If you have applied for disability benefits, you may have been initially denied. Do not despair. In fact, the majority of those who apply for disability benefits are denied at first. Many have more success appealing this denial. There are, in fact, several stages in the disability appeals process. This means you may have multiple chances after being denied to still succeed in being granted disability benefits.
What Are the Different Stages in the Disability Appeals Process?
If you received a denial on your Social Security disability benefits application, you may request an appeal, but you must do so in writing and it must be received within 60 days from you receiving the letter informing you that your application has been denied. The first stage in the disability appeals process is referred to as “reconsideration.” In reconsideration, the SSA will do a complete review of your claim and it will be reviewed by someone who was not involved in rendering that initial denial. All evidence you submitted for your claim will be reviewed as well as any new evidence you have submitted. In the majority of instances, your file will be reviewed and you will not need to be present for the process.
Should reconsideration still yield an unfavorable result, you may request a hearing. An administrative law judge will conduct your hearing and he or she will have had no part in rendering either the initial decision or the reconsideration decision on your application. You will be notified of both the time and place of your hearing. At the hearing, the SSA may ask you to provide more evidence or to clarify information concerning your application. The judge will question you and any witnesses you provide, including expert witnesses such as doctors and other medical professionals. After the hearing, the judge will render a decision and the SSA will send you a letter with a copy of the judge’s decision.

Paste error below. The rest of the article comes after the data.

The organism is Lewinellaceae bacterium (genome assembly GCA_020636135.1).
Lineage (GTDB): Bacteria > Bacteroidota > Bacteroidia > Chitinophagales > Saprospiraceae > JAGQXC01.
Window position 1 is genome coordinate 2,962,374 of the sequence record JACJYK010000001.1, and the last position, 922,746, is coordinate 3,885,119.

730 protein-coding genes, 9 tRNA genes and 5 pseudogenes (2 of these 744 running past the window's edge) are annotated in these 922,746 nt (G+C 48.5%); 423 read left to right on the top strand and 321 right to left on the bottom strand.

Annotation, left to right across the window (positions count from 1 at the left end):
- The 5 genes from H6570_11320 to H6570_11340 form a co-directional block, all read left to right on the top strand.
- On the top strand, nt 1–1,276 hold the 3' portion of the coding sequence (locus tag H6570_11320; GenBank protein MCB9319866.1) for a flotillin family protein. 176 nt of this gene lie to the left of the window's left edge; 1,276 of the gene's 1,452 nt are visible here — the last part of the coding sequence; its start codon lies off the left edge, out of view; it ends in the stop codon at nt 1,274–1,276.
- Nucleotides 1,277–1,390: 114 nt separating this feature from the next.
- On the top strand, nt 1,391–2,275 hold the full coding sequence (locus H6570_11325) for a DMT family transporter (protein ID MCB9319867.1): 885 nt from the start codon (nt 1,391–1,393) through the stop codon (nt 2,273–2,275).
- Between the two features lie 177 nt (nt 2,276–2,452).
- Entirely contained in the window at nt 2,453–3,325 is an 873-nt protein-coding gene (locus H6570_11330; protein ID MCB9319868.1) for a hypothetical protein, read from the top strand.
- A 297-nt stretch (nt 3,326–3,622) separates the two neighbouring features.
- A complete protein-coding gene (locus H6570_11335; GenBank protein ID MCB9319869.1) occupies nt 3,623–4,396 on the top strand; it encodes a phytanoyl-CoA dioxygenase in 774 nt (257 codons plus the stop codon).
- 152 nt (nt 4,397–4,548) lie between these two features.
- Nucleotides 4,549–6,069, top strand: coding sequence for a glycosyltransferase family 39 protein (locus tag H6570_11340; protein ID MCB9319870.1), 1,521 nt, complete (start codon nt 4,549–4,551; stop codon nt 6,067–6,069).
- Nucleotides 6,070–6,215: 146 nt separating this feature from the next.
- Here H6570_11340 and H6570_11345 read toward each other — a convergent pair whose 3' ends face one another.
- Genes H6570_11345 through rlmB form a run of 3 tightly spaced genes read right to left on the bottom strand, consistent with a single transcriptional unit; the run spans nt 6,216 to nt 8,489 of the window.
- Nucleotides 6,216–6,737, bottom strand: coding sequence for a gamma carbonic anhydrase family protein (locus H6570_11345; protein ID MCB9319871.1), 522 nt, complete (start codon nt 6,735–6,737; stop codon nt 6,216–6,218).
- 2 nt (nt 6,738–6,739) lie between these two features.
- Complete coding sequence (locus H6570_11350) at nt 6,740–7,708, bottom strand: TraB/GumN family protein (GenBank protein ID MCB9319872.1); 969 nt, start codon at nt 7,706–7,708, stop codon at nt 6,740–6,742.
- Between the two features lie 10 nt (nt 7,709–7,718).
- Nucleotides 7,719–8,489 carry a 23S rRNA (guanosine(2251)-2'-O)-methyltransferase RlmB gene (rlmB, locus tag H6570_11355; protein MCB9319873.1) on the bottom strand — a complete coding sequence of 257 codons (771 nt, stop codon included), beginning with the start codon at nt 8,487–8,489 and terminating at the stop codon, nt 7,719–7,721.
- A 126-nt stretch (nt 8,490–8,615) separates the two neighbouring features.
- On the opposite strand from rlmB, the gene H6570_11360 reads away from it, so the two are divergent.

If you disagree with the decision of the administrative law judge, you may request a review by the SSA Appeals Council. The Appeals Council may deny the request if it thinks that the decision rendered at the administrative law judge hearing was sound. Should the Appeals Council decide to review your case, it will either render a decision for itself or send it back to an administrative law judge for further consideration. If the Appeals Council decides not to review your case, the SSA will send you a letter detailing why your request was denied.
Should the Appeals Council render another unfavorable decision on your application or if they decline review of your case, you can still file a lawsuit in federal district court. The letter regarding the Appeal’s Council’s review or decision not to review will detail how you can do this.
California Disability Attorney
As you can see, the road to disability benefits can be a long one. Having a trusted counsel by your side can help you. Disability Advocates is here to provide assistance in your initial application for disability benefits as well as an appeal and follow-up that may be necessary. Contact us today.